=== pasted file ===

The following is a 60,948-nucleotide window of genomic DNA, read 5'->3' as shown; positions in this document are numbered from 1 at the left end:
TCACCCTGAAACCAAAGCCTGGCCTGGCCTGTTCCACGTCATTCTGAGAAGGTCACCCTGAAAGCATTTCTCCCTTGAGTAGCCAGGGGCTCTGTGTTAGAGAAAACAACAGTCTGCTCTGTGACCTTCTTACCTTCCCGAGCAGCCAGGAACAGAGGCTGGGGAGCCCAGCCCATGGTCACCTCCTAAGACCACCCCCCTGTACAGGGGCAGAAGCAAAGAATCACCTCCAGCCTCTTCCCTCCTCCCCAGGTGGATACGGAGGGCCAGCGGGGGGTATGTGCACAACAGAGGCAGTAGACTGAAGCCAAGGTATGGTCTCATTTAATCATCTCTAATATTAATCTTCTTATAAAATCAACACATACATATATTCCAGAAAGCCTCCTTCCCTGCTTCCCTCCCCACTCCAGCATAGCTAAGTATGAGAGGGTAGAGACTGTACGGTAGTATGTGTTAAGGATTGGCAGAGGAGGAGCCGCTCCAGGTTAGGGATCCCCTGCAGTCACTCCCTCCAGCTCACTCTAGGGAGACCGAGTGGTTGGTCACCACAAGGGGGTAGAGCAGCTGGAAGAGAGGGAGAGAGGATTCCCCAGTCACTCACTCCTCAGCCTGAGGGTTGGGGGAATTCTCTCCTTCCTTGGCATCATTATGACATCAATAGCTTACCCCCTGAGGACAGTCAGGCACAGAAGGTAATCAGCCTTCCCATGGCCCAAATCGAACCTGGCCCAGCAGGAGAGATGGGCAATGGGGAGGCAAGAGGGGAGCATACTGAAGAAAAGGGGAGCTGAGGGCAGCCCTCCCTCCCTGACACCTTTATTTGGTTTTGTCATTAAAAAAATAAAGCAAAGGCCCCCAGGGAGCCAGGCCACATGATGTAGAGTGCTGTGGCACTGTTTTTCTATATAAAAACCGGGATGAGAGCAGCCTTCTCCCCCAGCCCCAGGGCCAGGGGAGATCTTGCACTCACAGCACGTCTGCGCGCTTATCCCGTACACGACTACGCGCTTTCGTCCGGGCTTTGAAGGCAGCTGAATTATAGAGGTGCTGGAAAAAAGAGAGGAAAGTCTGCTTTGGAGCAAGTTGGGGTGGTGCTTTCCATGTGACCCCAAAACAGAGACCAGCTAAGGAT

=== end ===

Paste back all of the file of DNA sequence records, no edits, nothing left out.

The following is a 60,948-nucleotide window of genomic DNA, read 5'->3' as shown; positions in this document are numbered from 1 at the left end:
TCACCCTGAAACCAAAGCCTGGCCTGGCCTGTTCCACGTCATTCTGAGAAGGTCACCCTGAAAGCATTTCTCCCTTGAGTAGCCAGGGGCTCTGTGTTAGAGAAAACAACAGTCTGCTCTGTGACCTTCTTACCTTCCCGAGCAGCCAGGAACAGAGGCTGGGGAGCCCAGCCCATGGTCACCTCCTAAGACCACCCCCCTGTACAGGGGCAGAAGCAAAGAATCACCTCCAGCCTCTTCCCTCCTCCCCAGGTGGATACGGAGGGCCAGCGGGGGGTATGTGCACAACAGAGGCAGTAGACTGAAGCCAAGGTATGGTCTCATTTAATCATCTCTAATATTAATCTTCTTATAAAATCAACACATACATATATTCCAGAAAGCCTCCTTCCCTGCTTCCCTCCCCACTCCAGCATAGCTAAGTATGAGAGGGTAGAGACTGTACGGTAGTATGTGTTAAGGATTGGCAGAGGAGGAGCCGCTCCAGGTTAGGGATCCCCTGCAGTCACTCCCTCCAGCTCACTCTAGGGAGACCGAGTGGTTGGTCACCACAAGGGGGTAGAGCAGCTGGAAGAGAGGGAGAGAGGATTCCCCAGTCACTCACTCCTCAGCCTGAGGGTTGGGGGAATTCTCTCCTTCCTTGGCATCATTATGACATCAATAGCTTACCCCCTGAGGACAGTCAGGCACAGAAGGTAATCAGCCTTCCCATGGCCCAAATCGAACCTGGCCCAGCAGGAGAGATGGGCAATGGGGAGGCAAGAGGGGAGCATACTGAAGAAAAGGGGAGCTGAGGGCAGCCCTCCCTCCCTGACACCTTTATTTGGTTTTGTCATTAAAAAAATAAAGCAAAGGCCCCCAGGGAGCCAGGCCACATGATGTAGAGTGCTGTGGCACTGTTTTTCTATATAAAAACCGGGATGAGAGCAGCCTTCTCCCCCAGCCCCAGGGCCAGGGGAGATCTTGCACTCACAGCACGTCTGCGCGCTTATCCCGTACACGACTACGCGCTTTCGTCCGGGCTTTGAAGGCAGCTGAATTATAGAGGTGCTGGAAAAAAGAGAGGAAAGTCTGCTTTGGAGCAAGTTGGGGTGGTGCTTTCCATGTGACCCCAAAACAGAGACCAGCTAAGGAT